Amazingly simple homemade astringent. Heals acne, reduces pores. Only 3 ingredients you already own!

I think it’s been established, I have quite the past.

I’ve been a beet-hater (now, a lover). A Chick-Fil-A and fast food lover (before real food). I recently gave up store-bought laundry soap (thank you awesome homemade recipe), but still have yet to give up shampoo (I just can’t do it, yet). If it smells of toxins, I’ve probably smeared it on my body or eaten at least a few bites in my lifetime. It’s true!

Over the past couple of years I’ve been on a mission to not only remove the “dirty” ingredients from our food, but also our personal care products. It hasn’t always been easy. I’ve had some serious ties to many toxic products. Some nostalgic (the smell of Tide), others just too comfortable to give up. The thought of switching store-bought products for homemade versions seemed complicated, far from simple.

I slowly started with my go-to product, foundation powder. Hey, I love my make-up. It’s magical, remember?  I was pleasantly surprised how a few simple ingredients and five minutes could make a great product that was safe for my skin. Easy peasy. Since that first experiment, I’ve made: lotion/body butter, surface cleaner, body wash, toothpaste, laundry soap, vapor rub, and boo-boo cream.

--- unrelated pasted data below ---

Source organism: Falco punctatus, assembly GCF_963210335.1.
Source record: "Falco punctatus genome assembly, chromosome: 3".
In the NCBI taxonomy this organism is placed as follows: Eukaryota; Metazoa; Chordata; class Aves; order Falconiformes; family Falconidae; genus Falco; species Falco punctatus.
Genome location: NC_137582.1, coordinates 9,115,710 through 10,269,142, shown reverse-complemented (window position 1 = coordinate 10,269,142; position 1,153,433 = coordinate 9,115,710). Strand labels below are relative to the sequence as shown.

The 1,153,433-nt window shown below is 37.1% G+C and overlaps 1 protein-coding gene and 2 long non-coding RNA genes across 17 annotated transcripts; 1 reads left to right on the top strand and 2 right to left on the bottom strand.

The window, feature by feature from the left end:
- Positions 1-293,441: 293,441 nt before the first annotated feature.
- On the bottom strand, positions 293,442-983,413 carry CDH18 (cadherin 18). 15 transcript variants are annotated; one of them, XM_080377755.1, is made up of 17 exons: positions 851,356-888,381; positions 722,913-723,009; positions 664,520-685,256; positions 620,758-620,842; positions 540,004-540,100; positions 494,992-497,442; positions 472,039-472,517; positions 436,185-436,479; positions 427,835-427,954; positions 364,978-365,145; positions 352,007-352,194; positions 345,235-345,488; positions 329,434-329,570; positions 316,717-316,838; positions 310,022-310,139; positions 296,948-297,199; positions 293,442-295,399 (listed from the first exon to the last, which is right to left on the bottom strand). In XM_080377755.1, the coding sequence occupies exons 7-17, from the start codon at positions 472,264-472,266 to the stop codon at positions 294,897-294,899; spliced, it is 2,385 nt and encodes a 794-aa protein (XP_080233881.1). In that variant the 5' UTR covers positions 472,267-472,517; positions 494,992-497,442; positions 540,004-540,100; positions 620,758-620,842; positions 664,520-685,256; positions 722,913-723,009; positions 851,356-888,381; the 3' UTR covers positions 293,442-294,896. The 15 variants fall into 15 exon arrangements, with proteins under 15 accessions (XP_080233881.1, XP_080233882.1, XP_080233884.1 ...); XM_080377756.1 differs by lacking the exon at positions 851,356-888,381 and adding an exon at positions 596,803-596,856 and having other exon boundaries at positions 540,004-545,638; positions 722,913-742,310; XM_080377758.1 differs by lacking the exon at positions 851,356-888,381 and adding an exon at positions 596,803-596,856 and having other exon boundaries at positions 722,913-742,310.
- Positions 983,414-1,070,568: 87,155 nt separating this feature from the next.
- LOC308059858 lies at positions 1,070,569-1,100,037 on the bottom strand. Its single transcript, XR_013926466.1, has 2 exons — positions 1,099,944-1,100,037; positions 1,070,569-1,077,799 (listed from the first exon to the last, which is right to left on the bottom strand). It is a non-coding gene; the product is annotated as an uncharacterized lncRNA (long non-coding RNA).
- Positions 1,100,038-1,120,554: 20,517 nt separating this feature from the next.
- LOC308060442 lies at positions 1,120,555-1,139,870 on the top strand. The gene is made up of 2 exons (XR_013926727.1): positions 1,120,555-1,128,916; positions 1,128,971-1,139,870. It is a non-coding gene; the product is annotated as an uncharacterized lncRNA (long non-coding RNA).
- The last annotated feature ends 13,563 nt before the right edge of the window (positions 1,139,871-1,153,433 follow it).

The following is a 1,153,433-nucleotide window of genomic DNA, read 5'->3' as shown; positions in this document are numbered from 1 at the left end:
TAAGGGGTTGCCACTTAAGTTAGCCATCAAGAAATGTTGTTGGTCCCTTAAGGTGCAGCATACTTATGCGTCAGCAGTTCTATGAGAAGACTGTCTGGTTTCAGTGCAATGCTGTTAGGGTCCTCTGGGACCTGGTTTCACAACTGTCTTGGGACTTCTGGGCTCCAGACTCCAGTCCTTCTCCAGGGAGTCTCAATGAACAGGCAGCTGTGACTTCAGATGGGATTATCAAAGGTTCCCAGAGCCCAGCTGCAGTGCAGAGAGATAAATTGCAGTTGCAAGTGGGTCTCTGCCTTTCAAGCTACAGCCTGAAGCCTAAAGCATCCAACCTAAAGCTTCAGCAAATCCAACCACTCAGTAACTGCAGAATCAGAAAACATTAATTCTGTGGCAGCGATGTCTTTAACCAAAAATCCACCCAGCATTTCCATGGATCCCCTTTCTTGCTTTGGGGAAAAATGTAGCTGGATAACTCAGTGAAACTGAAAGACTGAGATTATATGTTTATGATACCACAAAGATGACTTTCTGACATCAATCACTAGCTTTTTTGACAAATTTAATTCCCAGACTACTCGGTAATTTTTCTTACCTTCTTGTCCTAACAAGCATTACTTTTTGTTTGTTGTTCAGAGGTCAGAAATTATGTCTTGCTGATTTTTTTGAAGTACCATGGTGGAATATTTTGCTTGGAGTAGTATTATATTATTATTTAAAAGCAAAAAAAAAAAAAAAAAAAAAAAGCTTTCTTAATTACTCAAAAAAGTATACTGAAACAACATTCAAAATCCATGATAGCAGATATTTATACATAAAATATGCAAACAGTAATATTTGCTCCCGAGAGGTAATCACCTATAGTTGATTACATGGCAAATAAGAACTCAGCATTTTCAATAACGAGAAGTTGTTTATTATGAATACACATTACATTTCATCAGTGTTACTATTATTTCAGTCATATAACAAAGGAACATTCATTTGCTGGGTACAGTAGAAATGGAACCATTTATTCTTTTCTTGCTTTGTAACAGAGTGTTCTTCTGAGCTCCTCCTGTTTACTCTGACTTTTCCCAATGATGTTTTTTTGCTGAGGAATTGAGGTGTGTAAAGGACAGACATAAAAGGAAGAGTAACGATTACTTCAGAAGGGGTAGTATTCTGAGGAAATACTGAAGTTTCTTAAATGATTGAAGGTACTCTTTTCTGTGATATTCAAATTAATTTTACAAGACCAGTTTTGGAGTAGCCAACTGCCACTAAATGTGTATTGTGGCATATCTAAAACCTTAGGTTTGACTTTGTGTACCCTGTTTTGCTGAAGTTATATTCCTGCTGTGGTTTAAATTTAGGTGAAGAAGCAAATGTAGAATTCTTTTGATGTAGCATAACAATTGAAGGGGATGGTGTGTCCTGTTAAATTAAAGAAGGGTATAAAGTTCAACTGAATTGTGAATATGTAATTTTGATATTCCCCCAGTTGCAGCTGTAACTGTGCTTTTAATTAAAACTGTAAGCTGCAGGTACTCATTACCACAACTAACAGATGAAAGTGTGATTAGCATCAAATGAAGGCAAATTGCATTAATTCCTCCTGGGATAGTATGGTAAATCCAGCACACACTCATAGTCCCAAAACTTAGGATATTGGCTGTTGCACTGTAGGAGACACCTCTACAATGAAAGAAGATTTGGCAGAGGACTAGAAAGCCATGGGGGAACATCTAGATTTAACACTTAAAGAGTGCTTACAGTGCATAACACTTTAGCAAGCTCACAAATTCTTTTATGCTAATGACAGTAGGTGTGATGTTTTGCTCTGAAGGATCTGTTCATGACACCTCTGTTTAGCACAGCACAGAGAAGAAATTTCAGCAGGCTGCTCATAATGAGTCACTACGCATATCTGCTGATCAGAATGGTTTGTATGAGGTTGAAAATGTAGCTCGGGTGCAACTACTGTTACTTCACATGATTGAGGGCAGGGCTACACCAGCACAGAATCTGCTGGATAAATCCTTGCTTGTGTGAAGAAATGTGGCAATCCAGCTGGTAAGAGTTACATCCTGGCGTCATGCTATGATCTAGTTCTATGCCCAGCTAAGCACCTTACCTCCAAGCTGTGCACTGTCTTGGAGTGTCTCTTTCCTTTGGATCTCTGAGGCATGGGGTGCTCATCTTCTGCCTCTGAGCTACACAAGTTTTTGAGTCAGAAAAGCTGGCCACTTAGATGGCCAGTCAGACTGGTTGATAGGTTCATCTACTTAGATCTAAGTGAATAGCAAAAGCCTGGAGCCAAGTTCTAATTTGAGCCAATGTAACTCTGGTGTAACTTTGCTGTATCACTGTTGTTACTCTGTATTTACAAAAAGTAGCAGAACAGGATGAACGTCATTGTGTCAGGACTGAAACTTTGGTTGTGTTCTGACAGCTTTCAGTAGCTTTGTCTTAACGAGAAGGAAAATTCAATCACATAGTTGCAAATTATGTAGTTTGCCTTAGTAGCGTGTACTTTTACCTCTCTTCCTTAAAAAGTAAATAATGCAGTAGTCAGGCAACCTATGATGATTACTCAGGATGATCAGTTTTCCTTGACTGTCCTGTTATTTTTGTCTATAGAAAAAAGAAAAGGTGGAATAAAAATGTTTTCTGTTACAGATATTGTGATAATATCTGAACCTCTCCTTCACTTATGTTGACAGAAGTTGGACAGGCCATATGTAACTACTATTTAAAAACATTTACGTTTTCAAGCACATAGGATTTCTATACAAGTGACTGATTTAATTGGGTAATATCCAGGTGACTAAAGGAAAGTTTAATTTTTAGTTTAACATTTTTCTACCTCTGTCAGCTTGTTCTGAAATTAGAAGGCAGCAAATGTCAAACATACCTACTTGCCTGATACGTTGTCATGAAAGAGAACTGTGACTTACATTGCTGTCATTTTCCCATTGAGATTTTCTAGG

Amazingly simple homemade astringent. Heals acne, reduces pores. Only 3 ingredients you already own!

Last month I switched-up my homemade skin-care regime. Even with my homemade lotion and natural face wash, I was noticing increased break-outs and peeling. After good counsel from my friend and natural skin-care guru, Jessica, I decided to change things up and create a new lotion/body butter recipe. Every good skin-care regime needs a bit of a change every now and then.

Jessica also recommended trying an astringent after washing and before moisturizing. At the mention of “astringent” my mind drifted to my teenage days and the expensive blueish-green bottles of Clinique.  For years, I used those toxic bottles of astringent, never noticing any improvement to my skin (probably more damage).  Finally one insightful day, I realized I was much too poor for $30 astringents.

SAmazingly simple homemade astringent. Heals acne, reduces pores. Only 3 ingredients you already own!

For nine years, I haven’t used any astringent. With the mention from Jessica I decided it was time to revisit astringent, but this time with a homemade version. With three simple ingredients I was able to make a pH-balanced, homemade facial astringent recipe, for just pennies.  In fact, the ingredients for this simple and natural astringent were already in my cabinets, just waiting to be used.

Amazingly simple homemade astringent. Heals acne, reduces pores. Only 3 ingredients you already own!